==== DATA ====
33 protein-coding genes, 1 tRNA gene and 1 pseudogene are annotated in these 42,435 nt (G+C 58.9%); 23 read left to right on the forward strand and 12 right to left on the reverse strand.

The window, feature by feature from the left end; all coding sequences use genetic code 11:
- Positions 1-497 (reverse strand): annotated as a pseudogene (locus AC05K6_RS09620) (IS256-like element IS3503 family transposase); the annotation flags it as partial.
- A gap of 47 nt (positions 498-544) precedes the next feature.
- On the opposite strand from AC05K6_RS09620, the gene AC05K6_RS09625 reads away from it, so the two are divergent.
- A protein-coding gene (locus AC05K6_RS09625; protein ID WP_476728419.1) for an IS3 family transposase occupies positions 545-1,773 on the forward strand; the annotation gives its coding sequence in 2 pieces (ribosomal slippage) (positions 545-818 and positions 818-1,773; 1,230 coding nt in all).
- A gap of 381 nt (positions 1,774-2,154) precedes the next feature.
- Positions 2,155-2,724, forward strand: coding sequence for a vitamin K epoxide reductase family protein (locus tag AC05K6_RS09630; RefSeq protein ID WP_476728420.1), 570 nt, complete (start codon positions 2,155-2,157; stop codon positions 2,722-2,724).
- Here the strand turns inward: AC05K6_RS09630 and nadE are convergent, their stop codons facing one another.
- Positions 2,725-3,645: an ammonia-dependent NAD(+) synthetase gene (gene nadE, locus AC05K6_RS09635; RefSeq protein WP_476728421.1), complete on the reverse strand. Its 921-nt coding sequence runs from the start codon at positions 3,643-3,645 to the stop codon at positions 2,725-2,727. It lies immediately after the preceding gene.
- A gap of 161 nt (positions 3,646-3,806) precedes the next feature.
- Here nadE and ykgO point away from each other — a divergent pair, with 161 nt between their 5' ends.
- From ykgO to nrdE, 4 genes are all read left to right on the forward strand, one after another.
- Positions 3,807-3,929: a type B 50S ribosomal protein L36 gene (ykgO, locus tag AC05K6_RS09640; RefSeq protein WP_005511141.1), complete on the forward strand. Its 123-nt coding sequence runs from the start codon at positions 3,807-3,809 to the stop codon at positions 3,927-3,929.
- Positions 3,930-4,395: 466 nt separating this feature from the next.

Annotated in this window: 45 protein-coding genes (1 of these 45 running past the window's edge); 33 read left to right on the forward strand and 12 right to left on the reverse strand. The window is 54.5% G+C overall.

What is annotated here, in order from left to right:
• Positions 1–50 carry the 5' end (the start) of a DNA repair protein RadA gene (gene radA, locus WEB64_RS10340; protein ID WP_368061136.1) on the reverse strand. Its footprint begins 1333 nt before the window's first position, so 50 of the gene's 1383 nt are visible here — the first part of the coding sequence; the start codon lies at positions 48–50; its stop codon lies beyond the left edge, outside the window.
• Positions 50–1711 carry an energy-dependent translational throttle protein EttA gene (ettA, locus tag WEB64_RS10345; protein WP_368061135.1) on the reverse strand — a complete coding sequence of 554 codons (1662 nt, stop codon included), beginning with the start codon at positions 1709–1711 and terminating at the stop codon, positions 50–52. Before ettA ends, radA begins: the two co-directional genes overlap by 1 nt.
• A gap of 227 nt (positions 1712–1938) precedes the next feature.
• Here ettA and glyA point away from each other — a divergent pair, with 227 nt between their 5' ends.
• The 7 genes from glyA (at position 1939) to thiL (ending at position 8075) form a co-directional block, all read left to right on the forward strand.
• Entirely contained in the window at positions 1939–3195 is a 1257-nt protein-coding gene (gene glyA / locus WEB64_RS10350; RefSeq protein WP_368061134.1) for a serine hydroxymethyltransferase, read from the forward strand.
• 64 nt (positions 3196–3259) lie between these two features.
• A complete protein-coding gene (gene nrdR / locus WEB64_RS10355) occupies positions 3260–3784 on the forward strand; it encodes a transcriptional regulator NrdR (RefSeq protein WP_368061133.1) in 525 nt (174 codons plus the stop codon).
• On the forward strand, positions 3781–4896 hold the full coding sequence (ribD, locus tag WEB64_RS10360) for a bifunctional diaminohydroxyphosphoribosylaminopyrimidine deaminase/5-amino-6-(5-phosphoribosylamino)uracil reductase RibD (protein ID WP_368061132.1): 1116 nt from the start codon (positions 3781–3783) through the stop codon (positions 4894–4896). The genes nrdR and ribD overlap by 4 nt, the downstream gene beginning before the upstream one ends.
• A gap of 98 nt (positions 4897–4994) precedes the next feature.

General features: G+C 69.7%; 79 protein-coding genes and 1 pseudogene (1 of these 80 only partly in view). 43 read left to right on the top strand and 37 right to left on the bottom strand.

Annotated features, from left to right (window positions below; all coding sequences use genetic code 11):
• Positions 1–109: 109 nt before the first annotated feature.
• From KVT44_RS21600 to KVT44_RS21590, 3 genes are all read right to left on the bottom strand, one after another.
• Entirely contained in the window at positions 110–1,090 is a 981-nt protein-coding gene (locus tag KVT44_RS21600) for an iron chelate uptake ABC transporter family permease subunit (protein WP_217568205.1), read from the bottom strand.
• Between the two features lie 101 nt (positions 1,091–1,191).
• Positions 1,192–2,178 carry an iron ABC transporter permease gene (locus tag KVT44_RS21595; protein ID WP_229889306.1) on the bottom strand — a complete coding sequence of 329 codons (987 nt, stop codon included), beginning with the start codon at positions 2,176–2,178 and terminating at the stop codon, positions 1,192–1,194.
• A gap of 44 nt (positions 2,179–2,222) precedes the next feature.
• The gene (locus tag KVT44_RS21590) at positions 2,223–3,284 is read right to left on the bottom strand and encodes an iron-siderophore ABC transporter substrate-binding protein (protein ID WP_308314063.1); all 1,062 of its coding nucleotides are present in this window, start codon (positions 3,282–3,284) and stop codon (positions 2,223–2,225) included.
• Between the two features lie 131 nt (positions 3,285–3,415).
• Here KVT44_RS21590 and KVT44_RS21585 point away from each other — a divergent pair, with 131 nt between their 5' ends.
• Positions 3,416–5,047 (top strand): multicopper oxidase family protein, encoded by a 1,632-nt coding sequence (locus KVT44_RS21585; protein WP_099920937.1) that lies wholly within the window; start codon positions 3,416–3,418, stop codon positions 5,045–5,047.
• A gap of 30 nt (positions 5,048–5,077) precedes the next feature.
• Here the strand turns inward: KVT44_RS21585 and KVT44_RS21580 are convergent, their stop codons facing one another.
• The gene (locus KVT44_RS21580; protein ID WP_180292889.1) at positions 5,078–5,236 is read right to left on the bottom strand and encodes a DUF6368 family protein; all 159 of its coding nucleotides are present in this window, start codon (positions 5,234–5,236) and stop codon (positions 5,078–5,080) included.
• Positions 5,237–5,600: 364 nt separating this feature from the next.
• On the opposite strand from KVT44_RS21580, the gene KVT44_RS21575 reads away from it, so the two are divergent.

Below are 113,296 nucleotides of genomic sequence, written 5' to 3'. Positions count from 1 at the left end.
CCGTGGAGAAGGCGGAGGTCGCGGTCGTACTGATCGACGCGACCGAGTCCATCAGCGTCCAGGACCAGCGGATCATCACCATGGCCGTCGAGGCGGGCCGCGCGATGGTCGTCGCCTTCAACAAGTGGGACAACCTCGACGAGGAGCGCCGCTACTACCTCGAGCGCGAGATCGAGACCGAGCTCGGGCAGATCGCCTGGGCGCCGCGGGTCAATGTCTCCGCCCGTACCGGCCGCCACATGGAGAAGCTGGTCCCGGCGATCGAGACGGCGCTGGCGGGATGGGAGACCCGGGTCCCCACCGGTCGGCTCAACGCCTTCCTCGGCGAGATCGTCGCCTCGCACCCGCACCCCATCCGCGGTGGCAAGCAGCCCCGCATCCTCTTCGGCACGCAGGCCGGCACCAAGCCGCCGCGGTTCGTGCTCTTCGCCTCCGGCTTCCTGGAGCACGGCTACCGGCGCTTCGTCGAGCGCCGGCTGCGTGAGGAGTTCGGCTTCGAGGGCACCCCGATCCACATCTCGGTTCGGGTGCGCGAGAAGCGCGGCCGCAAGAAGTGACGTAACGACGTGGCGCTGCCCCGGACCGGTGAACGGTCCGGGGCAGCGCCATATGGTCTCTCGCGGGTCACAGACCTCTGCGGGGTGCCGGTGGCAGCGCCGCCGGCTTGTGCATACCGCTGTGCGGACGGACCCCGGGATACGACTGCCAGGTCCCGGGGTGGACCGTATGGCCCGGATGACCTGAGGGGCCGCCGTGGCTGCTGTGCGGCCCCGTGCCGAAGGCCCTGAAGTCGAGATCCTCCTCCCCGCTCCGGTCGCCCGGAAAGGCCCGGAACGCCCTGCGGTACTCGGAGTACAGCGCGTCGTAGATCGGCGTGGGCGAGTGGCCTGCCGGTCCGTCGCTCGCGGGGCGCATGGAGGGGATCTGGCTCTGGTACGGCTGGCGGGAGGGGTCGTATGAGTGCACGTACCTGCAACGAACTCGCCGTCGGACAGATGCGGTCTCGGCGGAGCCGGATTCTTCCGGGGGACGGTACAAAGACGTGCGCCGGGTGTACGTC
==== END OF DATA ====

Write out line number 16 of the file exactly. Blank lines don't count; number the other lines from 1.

Annotated in this window: 45 protein-coding genes (1 of these 45 running past the window's edge); 33 read left to right on the forward strand and 12 right to left on the reverse strand. The window is 54.5% G+C overall.